A year-plus later, an email arrived from Groningen University in Holland, inviting Dr. Osei to interview for a joint PhD program with UBC. He was convinced it was some kind of scam, so felt relaxed and chatty during the subsequent webcam interview. Fortuitously, the project centered on building artificial models to study communication between structural cells in the lung – similar to his UK investigations – at the Groningen Research Institute for Asthma and COPD. In short order, Dr. Osei received a welcome letter to the program. He jetted off to the Netherlands in 2013 for two years of a joint project between two lab groups, then on to Canada and UBC’s Vancouver campus for the final two years in Dr. Tillie-Louise Hackett’s lab to investigate factors that play a role in asthma.
After the candidate is adjudged as passed, he is "promoted" to the rank of PhD and presented with his "Bulla," the traditional PhD certificate from University of Groningen (photo: Dr. Emmanuel Twumasi Osei)
Behind the scenes, Dr. Hackett, a lung and asthma specialist at St. Paul’s Hospital, was working to make it all happen: mentoring, managing, applying for grants, putting together presentations, finding funding for experiments, even buying furniture at IKEA and shopping for groceries for COVID-self-isolators. Her nickname was the “Lab Mom,” recalls Dr. Osei. That Lab Mom also paid Dr. Osei’s salary for a year out of her operating budget after post-grad so that he could apply for Permanent Residence status, the ticket to a chance at remaining in Canada. She has supported four international MSc/PhD students since 2014.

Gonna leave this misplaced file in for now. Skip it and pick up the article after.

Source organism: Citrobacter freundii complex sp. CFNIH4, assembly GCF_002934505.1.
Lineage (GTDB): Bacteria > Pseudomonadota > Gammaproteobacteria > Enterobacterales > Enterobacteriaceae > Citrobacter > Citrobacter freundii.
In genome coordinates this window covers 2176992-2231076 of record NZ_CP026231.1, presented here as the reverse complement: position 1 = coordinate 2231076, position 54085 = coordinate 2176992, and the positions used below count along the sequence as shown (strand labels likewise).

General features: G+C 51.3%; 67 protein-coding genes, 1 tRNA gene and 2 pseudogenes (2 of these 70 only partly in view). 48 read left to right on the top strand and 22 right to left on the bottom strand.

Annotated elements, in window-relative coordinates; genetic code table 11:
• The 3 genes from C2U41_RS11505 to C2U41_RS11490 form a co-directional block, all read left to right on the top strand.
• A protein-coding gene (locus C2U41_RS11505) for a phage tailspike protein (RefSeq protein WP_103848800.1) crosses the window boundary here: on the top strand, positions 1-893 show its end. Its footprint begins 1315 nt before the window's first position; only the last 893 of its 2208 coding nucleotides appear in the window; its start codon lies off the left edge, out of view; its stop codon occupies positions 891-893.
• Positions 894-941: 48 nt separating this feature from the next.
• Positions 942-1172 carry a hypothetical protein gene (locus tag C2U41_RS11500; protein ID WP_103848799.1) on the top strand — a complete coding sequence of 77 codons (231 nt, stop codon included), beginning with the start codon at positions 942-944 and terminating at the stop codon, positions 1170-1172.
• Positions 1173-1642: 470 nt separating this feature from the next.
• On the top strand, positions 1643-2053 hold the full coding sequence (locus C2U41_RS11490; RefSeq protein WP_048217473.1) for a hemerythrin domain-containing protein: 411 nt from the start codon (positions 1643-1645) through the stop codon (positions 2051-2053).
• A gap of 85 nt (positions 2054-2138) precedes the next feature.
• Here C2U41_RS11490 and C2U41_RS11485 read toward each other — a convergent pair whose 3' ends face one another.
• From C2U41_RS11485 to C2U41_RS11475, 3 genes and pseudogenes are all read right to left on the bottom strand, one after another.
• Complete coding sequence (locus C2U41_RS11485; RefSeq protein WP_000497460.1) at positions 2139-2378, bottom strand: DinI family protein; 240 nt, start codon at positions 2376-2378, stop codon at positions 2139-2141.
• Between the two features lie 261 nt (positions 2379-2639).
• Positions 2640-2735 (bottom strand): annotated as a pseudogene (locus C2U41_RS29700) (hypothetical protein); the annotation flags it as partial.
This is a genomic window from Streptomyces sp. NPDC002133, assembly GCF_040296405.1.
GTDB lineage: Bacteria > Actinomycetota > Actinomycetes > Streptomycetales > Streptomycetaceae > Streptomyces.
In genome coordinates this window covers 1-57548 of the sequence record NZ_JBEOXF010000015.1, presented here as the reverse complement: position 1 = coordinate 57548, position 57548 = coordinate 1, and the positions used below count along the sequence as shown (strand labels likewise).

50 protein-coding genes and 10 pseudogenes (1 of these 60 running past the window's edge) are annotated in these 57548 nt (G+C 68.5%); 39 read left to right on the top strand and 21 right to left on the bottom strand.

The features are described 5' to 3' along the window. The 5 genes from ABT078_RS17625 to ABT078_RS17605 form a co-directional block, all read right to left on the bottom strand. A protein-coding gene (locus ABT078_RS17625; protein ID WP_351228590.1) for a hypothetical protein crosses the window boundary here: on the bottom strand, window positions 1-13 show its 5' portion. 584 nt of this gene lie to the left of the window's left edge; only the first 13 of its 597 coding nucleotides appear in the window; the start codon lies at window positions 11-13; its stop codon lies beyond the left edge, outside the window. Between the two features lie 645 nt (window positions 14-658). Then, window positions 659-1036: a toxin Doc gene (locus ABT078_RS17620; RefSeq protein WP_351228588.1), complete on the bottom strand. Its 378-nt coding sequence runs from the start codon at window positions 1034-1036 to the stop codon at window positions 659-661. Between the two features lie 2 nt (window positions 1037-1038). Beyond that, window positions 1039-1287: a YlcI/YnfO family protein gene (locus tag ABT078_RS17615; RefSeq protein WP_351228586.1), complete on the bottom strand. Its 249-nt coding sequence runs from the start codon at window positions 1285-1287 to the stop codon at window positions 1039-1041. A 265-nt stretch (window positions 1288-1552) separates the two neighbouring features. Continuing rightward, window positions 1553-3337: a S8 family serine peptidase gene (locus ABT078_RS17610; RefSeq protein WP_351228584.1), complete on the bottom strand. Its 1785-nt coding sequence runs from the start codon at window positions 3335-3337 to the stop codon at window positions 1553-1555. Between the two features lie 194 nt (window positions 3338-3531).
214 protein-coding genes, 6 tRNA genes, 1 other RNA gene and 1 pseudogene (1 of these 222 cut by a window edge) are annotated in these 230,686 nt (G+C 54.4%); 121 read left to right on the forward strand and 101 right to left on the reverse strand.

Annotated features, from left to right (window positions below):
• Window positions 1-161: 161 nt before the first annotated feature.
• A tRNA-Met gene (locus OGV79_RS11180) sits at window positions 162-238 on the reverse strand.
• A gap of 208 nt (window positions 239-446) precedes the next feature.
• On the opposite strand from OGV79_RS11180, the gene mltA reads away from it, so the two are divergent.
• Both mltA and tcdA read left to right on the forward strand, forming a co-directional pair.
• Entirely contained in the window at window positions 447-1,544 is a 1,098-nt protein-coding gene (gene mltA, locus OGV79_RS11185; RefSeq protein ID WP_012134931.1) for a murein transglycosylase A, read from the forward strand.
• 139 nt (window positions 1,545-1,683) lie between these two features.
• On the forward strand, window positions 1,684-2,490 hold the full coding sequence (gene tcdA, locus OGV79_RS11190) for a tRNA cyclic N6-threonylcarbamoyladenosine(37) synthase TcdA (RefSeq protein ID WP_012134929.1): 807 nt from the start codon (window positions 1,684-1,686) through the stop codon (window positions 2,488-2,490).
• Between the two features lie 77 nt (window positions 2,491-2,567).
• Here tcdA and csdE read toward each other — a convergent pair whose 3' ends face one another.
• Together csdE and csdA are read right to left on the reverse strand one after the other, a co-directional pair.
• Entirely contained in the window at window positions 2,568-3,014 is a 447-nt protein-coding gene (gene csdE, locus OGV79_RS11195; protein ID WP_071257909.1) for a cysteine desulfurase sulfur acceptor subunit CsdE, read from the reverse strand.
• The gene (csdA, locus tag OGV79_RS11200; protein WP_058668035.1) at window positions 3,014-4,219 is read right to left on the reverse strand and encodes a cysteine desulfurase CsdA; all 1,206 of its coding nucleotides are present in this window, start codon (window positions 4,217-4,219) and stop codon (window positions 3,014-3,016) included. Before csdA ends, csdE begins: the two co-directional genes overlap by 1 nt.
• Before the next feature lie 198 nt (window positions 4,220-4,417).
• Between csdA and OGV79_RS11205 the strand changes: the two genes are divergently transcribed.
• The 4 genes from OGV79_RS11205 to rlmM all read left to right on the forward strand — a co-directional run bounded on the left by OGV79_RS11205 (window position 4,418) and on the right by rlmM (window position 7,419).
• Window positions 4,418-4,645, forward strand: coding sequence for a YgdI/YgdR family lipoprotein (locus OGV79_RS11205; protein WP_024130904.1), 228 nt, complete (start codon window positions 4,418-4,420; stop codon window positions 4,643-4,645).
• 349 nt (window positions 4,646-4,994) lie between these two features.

“People applying for this opportunity are very motivated, highly qualified students,” says Dr. Hackett, a Tier 1 Canada Research Chair in Asthma and COPD Lung Pathobiology and Therapeutics, Director of HLI James Hogg Lung Registry and UBC Professor in the Department of Anesthesiology, Pharmacology & Therapeutics. “These people wouldn’t have this opportunity otherwise to pursue what they love: research. I get probably 10-plus emails every day from Iran, Nigeria, India, from candidates who want to join our graduate program – and unless they have a supervisor, they can’t. The catch is supervisors must provide all of the funding as international students are not eligible for many Canadian studentship awards.”
As part of the PhD "promotie" ceremony, the candidate waits in the aptly-named "Sweat Room" (in Dutch, Zweetkamertje) (photo: Dr. Emmanuel Twumasi Osei)
UBC Vice-Provost International Dr. Murali Chandreshekaran spoke with Dr. Hackett and Dr. Osei about the issues involved with the UBC joint-PhD program:
Dr. Chandrashekaran: Emmanuel, did you ever think you’d be a science researcher working in Canada?